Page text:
2. 2. • When technology is applied to automate tasks without matching improvements in the complements, it can fail to bring broad-based gains. • Technology can make workers more pro- ductive, but not when they lack the know-how to use it. Digital technologies can help monitor teacher attendance and improve learning outcomes, but not when the education system lacks accountabil- ity. • Access to the internet is critical, but not sufficient. The digital economy also re- quires a strong analog foundation- vi- brant business climate, skilled human re- source and accountable institutions that use the internet to empower citizens. • Countries that are able to swiftly adjust to this evolving digital economy will reap the greatest digital dividends, while the rest are likely to fall behind. • A favorable business climate, strong hu- man capital, and good governance is re- quired. • Digital technologies add two important dimensions. 1. Raise the opportunity cost of not undertaking the necessary reforms. They amplify the impact of good (and bad) policies. 2. Digital technologies are no shortcut to development, they can be an en- abler and perhaps an accelerator by raising the quality of the comple- ments. • To deliver universal digital access, we must invest in infrastructure and pursue reforms that bring greater competition to telecommunications markets, promote public-private partnerships, and yield ef- fective regulation. • Countries that complement technology investments with broader economic re- forms reap digital dividends in the form of faster growth, more jobs, and better services. 2 Digital Dividends • Connected people • Connected governments • Connected businesses 2
  3. 3. 3 How Internet promotes de- velopment • promotes inclusion • promotes efficiency • promotes innovation 4 Dividends: Growth, jobs and service delivery • The internet can lead to more trade, bet- ter capital use, and greater competition. • Expands trade. e.g. e-trading, e- tutoring. • Improves capital utilization. • Advancing competition. e.g Ola, Uber v traditional car rental. • Creates jobs. New opportunities for en- trepreneurship and self-employment are also growing rapidly in the digital econ- omy. • Increases labor productivity. • Increasing the consumer surplus. In- creased variety of goods and service avail- able. • Makes government more capable and re- sponsive. • Expanding participation. • Advancing voice. Arab spring, anti war demonstration, participatory law mak- ing. 5 Risks: Concentration, in- equality and control • When the internet delivers scale economies for firms but the busi- ness environment inhibits competition, the outcome could be excessive con- centration of market power and rise of monopolies, inhibiting future innovation. • When the internet automates many tasks but workers do not possess the skills that technology augments, the outcome will be greater inequality, rather than greater efficiency. • When the internet helps overcome in- formation barriers that impede service delivery but governments remain unac- countable, the outcome will be greater control, rather than greater empower- ment and inclusion. 6 Cost of internet filtering and censorship 1. Diverts public fund. 2. Can slow the speed of internet access, which hurt the business users. 3. Can restrict access to economically and scientifically useful information. e.g. Google Scholar. 4. Blocking foreign websites can be viewed as non-tarriff trade barrier. 5. widespread censorship means that peo- ple avoid discussing and exchanging ideas openly, a prerequisite for an innovative and productive society. 7 Analog complement to dig- ital economy 1. Regulations that promote competetion and entry. 2. Lower the barriers to digital adoption. 3. Tailor “new economy” regulations to en- sure competetion. 8 Skills for digital economy 1. Start early with foundational skills. 2. Rethink curricula and teaching methods: Prepare stuents for a career and not only a job. 3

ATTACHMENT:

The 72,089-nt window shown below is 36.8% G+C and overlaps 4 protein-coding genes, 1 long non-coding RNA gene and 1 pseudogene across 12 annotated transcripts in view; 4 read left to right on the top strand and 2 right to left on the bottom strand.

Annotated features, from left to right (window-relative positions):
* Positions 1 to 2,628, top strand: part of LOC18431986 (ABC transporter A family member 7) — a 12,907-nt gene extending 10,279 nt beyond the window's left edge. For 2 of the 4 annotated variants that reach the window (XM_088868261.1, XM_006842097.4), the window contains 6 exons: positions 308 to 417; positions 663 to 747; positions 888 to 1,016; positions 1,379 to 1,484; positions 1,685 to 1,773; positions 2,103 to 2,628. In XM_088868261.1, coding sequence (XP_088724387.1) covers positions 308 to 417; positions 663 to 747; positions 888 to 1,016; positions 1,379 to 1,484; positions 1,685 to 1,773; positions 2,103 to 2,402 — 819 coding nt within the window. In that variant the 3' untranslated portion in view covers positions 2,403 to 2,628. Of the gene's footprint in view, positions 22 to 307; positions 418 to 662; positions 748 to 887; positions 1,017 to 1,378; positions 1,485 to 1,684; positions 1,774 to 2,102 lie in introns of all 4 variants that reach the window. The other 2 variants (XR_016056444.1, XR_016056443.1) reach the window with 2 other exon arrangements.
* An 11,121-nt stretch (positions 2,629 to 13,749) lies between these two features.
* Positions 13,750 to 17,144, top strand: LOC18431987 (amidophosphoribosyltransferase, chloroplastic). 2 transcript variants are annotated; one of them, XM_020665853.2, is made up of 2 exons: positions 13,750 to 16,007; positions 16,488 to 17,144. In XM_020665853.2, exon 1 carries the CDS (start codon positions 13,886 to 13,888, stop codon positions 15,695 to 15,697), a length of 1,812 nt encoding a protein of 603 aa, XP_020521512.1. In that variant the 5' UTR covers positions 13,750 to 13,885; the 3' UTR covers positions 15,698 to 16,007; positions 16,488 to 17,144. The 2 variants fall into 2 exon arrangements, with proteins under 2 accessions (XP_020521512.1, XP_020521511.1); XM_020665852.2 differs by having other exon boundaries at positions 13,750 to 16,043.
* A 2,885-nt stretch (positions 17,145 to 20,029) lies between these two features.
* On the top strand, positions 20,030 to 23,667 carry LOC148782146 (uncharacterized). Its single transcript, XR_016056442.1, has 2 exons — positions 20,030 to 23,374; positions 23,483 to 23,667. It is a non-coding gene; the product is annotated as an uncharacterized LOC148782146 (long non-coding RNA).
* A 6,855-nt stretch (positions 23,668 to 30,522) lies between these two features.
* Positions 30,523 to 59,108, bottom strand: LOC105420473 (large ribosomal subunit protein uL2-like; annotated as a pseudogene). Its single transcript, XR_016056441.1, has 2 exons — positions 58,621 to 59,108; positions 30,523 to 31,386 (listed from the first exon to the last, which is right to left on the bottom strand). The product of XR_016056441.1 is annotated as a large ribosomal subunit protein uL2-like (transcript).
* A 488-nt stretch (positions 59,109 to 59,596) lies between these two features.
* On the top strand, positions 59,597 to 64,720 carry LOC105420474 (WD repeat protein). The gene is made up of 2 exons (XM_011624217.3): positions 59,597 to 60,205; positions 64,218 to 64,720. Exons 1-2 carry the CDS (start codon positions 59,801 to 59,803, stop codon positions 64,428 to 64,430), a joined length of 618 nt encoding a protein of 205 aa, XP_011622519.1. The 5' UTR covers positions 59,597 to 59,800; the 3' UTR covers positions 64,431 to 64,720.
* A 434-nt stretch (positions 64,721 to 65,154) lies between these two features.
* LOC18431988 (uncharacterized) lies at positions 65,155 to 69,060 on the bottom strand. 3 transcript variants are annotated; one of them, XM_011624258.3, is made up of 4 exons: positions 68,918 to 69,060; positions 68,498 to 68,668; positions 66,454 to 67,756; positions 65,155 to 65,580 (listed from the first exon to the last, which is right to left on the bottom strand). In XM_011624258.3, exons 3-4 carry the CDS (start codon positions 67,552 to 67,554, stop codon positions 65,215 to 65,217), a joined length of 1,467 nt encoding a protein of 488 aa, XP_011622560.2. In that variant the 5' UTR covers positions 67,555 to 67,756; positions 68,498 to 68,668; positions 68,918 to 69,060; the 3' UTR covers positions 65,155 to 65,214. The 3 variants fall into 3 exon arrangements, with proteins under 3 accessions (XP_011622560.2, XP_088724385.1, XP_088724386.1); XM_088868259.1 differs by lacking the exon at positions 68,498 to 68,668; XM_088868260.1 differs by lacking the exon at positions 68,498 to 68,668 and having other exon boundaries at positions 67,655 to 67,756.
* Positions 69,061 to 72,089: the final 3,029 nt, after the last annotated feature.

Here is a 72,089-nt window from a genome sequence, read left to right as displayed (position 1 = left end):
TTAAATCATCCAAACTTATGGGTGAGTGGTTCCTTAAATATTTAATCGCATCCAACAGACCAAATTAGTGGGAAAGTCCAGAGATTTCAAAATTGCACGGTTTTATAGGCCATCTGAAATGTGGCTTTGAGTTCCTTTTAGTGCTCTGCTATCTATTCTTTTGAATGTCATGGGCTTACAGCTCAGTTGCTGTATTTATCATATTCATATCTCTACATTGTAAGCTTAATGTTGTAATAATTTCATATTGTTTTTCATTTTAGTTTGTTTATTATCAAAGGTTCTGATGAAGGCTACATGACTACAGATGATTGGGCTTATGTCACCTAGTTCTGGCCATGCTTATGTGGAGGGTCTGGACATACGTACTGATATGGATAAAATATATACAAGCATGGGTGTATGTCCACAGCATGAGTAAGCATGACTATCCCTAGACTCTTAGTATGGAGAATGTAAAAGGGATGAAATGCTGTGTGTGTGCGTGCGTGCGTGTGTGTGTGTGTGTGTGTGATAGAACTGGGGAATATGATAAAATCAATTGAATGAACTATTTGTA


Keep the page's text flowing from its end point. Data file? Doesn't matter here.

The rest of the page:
4. 4. 3. Develop advanced technological skills and encourage lifelong learning. 4